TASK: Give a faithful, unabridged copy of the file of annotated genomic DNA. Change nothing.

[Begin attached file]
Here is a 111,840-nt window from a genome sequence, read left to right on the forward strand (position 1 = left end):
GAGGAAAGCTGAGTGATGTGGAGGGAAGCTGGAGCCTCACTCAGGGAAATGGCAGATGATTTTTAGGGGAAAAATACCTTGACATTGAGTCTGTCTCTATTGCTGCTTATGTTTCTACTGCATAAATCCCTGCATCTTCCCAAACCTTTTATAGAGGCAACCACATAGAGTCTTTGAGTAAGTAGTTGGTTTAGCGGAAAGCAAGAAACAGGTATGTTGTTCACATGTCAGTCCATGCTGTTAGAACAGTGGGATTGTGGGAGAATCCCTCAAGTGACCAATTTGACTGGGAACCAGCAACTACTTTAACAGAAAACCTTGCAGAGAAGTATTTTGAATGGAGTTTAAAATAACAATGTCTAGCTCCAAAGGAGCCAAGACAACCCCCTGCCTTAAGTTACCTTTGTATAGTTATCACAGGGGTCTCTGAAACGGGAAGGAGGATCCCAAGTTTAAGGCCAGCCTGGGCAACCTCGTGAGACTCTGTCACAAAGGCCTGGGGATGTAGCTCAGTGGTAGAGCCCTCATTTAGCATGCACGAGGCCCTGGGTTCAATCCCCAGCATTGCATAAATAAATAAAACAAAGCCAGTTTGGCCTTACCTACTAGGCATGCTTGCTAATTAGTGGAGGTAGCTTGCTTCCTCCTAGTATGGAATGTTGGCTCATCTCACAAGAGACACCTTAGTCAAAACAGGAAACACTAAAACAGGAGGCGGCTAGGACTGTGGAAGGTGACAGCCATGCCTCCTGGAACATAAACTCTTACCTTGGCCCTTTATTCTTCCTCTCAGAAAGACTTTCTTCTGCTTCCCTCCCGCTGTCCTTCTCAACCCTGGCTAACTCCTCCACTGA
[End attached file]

Here is a 111,840-nt window from a genome sequence, read left to right on the forward strand (position 1 = left end):
GAGGAAAGCTGAGTGATGTGGAGGGAAGCTGGAGCCTCACTCAGGGAAATGGCAGATGATTTTTAGGGGAAAAATACCTTGACATTGAGTCTGTCTCTATTGCTGCTTATGTTTCTACTGCATAAATCCCTGCATCTTCCCAAACCTTTTATAGAGGCAACCACATAGAGTCTTTGAGTAAGTAGTTGGTTTAGCGGAAAGCAAGAAACAGGTATGTTGTTCACATGTCAGTCCATGCTGTTAGAACAGTGGGATTGTGGGAGAATCCCTCAAGTGACCAATTTGACTGGGAACCAGCAACTACTTTAACAGAAAACCTTGCAGAGAAGTATTTTGAATGGAGTTTAAAATAACAATGTCTAGCTCCAAAGGAGCCAAGACAACCCCCTGCCTTAAGTTACCTTTGTATAGTTATCACAGGGGTCTCTGAAACGGGAAGGAGGATCCCAAGTTTAAGGCCAGCCTGGGCAACCTCGTGAGACTCTGTCACAAAGGCCTGGGGATGTAGCTCAGTGGTAGAGCCCTCATTTAGCATGCACGAGGCCCTGGGTTCAATCCCCAGCATTGCATAAATAAATAAAACAAAGCCAGTTTGGCCTTACCTACTAGGCATGCTTGCTAATTAGTGGAGGTAGCTTGCTTCCTCCTAGTATGGAATGTTGGCTCATCTCACAAGAGACACCTTAGTCAAAACAGGAAACACTAAAACAGGAGGCGGCTAGGACTGTGGAAGGTGACAGCCATGCCTCCTGGAACATAAACTCTTACCTTGGCCCTTTATTCTTCCTCTCAGAAAGACTTTCTTCTGCTTCCCTCCCGCTGTCCTTCTCAACCCTGGCTAACTCCTCCACTGA